Kay's call this morning shook me. Her brother-in-law, Dick, had been diagnosed with some kind of interstitial lung disease and will need a transplant in the next few years. Dick, who I've played some golf with in Bowling Green, didn't smoke.
I had never heard of interstitial and Goggled it. Unfortunately, I read some of the lung cancer portion of the annotation. I wish I had not. My refusal to do research is not an act of denial but of survival.
Lung cancer is grim. I cannot escape it. But working myself into a lather with a full immersion into the details of my disease won't save me. I will not be able to concoct any cures. I must rely on faith and medicine for that.
I stopped by the nursing home before lunch and found Dad upstairs in the art area. Volunteers from Case Western Reserve University were there helping residents work on projects.
My father contentedly stenciled something on the front of a card. The Case kids impressed. We kibitzed about the Browns and smart phones and music. They seemed happy to be there.
I sat with Dad and his tablemates at lunch. They have their routines, and I try to help them without getting in the way. I like this place, which is the Ritz of nursing homes. Money is no concern. Dad is nearly broke. The government will be picking up the tab soon. I would strenuously argue that he deserves every dime of that help.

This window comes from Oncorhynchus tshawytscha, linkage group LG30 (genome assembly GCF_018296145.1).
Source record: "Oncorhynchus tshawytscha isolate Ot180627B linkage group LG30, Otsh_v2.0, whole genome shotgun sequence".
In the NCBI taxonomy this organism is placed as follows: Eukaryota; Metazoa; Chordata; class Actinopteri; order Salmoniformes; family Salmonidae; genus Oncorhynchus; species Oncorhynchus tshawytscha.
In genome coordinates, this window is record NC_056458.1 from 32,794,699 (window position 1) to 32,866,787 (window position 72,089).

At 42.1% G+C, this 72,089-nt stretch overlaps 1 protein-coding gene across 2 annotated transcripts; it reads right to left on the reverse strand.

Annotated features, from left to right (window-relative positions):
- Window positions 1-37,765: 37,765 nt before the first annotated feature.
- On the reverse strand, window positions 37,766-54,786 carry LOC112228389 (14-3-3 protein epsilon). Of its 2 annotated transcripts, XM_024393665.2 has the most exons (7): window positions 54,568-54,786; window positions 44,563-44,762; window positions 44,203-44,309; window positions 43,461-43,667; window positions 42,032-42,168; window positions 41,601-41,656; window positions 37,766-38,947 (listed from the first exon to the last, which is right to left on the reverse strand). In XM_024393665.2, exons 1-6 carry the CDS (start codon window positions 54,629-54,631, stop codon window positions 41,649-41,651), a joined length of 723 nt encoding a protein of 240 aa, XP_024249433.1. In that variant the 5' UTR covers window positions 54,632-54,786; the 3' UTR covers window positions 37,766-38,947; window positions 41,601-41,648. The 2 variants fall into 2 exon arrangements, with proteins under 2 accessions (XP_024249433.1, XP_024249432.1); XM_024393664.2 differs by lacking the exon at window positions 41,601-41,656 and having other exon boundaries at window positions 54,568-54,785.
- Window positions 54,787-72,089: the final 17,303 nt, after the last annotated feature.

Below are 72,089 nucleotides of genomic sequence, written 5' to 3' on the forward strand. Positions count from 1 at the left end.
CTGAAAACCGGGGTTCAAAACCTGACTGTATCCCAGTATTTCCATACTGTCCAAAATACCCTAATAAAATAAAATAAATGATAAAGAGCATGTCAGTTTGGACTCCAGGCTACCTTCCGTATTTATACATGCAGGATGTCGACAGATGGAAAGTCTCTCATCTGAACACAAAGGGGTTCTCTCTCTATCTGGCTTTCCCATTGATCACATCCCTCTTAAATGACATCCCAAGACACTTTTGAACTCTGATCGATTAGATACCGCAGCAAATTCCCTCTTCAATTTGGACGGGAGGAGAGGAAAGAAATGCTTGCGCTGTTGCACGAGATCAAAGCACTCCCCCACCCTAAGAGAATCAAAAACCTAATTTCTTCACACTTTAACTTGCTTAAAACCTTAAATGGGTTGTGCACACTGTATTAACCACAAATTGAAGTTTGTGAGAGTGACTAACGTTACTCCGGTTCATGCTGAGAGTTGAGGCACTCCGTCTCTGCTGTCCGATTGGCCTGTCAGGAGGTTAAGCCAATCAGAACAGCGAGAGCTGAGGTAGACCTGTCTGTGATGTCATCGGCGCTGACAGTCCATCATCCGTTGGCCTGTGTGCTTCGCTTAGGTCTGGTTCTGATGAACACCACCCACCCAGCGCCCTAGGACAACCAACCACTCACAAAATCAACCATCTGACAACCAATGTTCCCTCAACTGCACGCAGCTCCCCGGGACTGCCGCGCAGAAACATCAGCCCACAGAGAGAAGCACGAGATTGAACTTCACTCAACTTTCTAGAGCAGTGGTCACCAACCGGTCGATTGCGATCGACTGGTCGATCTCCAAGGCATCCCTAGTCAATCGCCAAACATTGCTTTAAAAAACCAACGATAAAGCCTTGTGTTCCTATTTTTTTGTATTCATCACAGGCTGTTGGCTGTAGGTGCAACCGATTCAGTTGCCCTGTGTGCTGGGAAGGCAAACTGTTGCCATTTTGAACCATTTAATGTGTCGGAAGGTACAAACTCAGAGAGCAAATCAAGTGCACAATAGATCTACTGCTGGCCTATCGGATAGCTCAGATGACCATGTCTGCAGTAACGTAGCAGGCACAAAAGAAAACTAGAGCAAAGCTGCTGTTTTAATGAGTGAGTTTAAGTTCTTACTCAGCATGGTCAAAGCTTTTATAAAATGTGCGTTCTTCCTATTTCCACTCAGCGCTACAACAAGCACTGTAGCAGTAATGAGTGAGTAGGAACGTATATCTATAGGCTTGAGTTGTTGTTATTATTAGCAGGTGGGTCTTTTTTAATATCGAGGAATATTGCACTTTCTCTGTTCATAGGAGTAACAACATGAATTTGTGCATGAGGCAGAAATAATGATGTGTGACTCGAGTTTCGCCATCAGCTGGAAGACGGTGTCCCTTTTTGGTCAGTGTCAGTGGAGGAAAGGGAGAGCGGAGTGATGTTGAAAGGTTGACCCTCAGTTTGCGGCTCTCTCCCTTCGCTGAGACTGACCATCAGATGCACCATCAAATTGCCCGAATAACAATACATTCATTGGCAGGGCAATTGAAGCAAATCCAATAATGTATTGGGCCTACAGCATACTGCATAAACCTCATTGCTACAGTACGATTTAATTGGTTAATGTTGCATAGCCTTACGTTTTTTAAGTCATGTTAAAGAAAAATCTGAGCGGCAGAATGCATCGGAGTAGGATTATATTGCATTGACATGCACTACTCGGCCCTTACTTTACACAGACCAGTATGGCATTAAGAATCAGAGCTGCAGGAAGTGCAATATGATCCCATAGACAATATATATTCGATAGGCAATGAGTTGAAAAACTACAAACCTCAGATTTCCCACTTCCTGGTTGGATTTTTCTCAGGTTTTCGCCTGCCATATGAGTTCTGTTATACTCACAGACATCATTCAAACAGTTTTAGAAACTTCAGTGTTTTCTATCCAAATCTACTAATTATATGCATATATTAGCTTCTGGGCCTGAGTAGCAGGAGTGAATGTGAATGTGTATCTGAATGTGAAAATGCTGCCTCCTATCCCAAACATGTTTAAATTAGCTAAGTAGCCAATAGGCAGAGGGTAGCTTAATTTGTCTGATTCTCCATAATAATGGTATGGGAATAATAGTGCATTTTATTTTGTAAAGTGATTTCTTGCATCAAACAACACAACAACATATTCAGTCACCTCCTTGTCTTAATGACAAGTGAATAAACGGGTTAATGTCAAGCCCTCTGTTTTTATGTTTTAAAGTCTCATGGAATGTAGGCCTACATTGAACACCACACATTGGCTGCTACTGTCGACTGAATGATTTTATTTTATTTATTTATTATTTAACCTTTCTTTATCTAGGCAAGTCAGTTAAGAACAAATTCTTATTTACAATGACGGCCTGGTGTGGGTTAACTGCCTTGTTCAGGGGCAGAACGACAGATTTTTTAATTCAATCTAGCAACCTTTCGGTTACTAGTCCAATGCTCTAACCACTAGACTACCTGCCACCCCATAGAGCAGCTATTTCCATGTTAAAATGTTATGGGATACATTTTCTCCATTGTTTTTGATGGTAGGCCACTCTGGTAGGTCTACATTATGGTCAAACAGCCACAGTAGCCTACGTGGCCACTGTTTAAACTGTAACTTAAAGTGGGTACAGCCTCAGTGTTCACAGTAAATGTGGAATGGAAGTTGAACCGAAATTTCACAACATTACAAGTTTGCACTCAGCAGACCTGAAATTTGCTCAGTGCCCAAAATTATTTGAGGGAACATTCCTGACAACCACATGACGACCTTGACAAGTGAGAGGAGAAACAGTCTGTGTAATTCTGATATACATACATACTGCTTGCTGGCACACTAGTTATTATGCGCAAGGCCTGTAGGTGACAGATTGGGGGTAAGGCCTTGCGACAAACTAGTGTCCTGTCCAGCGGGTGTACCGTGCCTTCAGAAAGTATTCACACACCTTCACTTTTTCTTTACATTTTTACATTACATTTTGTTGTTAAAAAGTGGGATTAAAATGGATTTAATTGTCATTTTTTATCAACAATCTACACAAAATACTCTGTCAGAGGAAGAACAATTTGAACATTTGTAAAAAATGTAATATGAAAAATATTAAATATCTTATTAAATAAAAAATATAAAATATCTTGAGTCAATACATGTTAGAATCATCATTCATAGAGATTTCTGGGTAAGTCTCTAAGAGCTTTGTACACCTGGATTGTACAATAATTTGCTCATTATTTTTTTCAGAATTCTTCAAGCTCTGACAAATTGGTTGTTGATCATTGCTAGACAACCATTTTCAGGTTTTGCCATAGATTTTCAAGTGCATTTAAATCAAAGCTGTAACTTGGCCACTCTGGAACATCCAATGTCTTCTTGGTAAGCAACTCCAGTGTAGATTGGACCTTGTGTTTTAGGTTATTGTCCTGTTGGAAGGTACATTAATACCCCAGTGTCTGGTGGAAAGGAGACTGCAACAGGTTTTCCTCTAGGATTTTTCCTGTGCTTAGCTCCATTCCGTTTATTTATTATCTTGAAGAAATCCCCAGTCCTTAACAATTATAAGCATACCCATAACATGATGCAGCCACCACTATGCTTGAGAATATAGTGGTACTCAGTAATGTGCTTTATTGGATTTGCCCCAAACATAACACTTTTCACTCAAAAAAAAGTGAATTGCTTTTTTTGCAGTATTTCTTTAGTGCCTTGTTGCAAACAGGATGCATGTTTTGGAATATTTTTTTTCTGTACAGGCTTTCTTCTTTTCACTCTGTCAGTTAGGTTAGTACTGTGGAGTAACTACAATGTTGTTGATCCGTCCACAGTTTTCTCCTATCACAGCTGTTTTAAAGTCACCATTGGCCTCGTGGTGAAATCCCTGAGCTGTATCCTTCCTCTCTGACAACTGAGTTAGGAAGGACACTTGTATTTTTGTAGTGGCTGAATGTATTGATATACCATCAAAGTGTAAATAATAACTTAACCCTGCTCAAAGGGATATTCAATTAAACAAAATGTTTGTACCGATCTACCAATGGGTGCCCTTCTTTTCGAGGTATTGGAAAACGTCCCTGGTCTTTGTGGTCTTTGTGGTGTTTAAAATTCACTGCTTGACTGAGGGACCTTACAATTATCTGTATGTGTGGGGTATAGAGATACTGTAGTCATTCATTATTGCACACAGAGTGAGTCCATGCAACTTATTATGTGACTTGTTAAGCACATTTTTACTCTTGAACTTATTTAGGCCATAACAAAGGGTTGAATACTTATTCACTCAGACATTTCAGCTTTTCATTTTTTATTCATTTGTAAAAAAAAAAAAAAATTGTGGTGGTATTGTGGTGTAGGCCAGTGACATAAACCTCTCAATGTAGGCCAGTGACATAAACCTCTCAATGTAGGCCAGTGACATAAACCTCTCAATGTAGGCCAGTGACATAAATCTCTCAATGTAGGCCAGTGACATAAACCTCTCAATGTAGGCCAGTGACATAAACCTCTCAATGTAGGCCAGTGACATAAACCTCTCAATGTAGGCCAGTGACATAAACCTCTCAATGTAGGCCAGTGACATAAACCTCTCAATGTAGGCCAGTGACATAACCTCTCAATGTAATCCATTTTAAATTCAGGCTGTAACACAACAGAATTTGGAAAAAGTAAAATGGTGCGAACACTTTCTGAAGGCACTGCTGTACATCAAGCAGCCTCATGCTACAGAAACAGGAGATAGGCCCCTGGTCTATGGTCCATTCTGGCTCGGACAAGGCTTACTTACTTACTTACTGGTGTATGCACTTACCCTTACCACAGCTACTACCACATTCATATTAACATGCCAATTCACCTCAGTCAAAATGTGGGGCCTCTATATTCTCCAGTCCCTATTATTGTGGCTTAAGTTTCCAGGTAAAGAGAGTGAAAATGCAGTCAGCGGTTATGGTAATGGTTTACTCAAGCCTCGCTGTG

Despite the pleasant visit, I left angry and frustrated with the world. Yes, I endured yet another restless night. But something deeper gnawed at me. Something more primal.
I wanted it. I needed it. Now. Quitting smoking had not been as horrific as I had always imagined, but it had had its moments. This was one. I craved a damn cigarette.
I prayed aloud on my way to Judson; I prayed aloud on my way home from Judson and prayed in between stops at the gas station where I used to buy cigarettes and the drug store where I used to buy cigarettes.
My head nearly imploded when drifting snow prevented me from getting up the driveway.
Oh, God. I really do need help.
This is just a bad day, I keep telling myself. It's just a bad day. It's going to get better.